Initial jobless claims, which are a measure of the number of people recently laid off, fell by 30,000 to a seasonally adjusted 339,000, the lowest level in more than four years.
But the Labor Department spokesman said the numbers were skewed by one large state that underreported its data. The spokesman declined to identify the state, but economists believe California is the only state large enough to have such a significant impact on the overall numbers.
According to the spokesman, the reason that state’s claims numbers fell short was because the state left out a pile of unprocessed claims related to seasonal factors around the beginning of the fourth quarter, which began Oct. 1.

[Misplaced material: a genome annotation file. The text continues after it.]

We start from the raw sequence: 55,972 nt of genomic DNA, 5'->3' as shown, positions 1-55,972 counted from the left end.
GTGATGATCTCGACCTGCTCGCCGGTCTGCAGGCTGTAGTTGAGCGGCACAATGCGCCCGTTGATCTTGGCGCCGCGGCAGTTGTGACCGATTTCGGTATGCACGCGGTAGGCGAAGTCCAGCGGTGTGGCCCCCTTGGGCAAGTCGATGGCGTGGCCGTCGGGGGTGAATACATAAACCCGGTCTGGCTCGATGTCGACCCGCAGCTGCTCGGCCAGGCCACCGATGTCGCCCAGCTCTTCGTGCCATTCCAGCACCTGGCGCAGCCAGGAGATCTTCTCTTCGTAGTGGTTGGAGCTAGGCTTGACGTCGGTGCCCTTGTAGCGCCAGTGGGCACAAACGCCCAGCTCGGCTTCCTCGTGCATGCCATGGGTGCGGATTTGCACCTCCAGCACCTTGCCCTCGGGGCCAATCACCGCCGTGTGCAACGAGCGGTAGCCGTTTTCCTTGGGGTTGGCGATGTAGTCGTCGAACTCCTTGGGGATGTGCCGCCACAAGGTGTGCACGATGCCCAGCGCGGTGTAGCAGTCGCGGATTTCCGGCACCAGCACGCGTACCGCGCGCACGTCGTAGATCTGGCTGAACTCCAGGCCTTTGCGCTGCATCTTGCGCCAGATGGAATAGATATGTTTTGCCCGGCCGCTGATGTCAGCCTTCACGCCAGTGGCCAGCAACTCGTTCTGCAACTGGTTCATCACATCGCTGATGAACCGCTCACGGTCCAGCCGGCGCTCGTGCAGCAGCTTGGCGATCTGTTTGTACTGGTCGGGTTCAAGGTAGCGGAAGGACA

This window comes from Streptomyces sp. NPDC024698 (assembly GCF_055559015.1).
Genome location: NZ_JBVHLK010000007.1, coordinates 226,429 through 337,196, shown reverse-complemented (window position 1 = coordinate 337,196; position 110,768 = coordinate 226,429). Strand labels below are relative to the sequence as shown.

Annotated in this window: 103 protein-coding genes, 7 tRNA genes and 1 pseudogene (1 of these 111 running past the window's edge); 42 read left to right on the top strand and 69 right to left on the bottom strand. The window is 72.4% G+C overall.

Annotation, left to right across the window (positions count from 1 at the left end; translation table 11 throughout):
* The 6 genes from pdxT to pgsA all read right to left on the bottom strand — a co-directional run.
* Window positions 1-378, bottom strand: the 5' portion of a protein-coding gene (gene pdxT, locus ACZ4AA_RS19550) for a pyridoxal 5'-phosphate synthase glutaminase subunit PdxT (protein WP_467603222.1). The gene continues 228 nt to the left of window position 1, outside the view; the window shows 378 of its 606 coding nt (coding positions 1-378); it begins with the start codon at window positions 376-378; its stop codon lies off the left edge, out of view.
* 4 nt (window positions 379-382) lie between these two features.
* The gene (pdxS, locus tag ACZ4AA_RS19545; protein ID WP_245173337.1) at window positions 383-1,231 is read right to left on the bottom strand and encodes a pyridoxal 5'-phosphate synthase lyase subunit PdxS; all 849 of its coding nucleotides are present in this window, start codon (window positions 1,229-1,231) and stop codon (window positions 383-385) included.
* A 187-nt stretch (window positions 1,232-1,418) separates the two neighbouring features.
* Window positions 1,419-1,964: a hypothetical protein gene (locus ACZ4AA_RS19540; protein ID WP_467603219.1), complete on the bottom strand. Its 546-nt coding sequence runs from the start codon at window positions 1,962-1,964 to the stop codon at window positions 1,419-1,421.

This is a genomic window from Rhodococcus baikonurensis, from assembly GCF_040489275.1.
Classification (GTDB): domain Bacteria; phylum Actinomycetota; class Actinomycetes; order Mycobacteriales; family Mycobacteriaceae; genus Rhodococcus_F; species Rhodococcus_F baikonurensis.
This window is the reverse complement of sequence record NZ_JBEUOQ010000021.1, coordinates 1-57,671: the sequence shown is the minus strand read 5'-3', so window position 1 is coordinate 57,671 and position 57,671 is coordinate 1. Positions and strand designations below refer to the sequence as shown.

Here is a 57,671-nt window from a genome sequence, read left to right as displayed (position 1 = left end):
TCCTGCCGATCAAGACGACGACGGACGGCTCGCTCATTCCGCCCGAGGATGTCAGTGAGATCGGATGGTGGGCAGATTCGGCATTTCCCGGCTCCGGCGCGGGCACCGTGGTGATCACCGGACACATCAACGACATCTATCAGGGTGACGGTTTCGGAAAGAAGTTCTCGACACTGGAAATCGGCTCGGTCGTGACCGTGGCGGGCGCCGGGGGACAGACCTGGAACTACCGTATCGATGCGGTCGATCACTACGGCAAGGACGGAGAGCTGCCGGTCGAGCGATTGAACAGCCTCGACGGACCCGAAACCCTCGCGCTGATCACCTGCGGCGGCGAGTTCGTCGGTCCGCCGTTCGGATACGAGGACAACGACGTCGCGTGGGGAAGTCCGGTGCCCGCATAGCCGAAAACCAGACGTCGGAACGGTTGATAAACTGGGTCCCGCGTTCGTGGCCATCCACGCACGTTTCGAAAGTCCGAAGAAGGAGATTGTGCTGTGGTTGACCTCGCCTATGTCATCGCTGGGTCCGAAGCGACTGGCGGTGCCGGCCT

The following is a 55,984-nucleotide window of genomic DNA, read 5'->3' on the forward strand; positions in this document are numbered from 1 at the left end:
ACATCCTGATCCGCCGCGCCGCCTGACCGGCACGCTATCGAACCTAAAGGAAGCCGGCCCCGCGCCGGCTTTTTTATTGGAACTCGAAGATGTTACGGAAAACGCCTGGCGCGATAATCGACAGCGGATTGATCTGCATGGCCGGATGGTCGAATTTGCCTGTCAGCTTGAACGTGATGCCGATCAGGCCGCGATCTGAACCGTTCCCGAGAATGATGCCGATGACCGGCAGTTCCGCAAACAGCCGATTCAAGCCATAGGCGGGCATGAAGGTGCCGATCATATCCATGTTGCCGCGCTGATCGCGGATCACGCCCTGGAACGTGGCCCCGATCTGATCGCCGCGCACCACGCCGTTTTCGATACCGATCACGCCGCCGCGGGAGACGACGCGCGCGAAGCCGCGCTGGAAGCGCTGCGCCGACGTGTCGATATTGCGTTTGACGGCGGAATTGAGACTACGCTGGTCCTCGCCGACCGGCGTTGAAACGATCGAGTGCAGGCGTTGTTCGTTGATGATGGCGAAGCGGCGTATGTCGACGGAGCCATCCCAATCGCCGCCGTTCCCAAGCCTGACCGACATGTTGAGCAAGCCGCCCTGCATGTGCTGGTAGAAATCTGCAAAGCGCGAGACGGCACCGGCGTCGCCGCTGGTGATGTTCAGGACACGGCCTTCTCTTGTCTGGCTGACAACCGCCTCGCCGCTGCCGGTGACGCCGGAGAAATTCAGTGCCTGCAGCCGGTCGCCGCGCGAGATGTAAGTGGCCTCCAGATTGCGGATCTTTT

In a research note, Stephen Stanley of Pierpont Securities summed up the data: “In short, this reading is worthless in terms of informing on the general economy.”
It marked the second time in a week that key employment data have come under scrutiny for being possibly more encouraging than it actually is. On Friday, the Labor Department’s September jobs report said the unemployment rate had fallen to 7.8% from 8.1% a month earlier.
Coming a month ahead of the presidential election, some have suggested that the numbers are being manipulated for political purposes. Specifically, some supporters of Republican candidate Mitt Romney have accused the Obama Administration of doctoring the numbers to support President Obama’s re-election bid.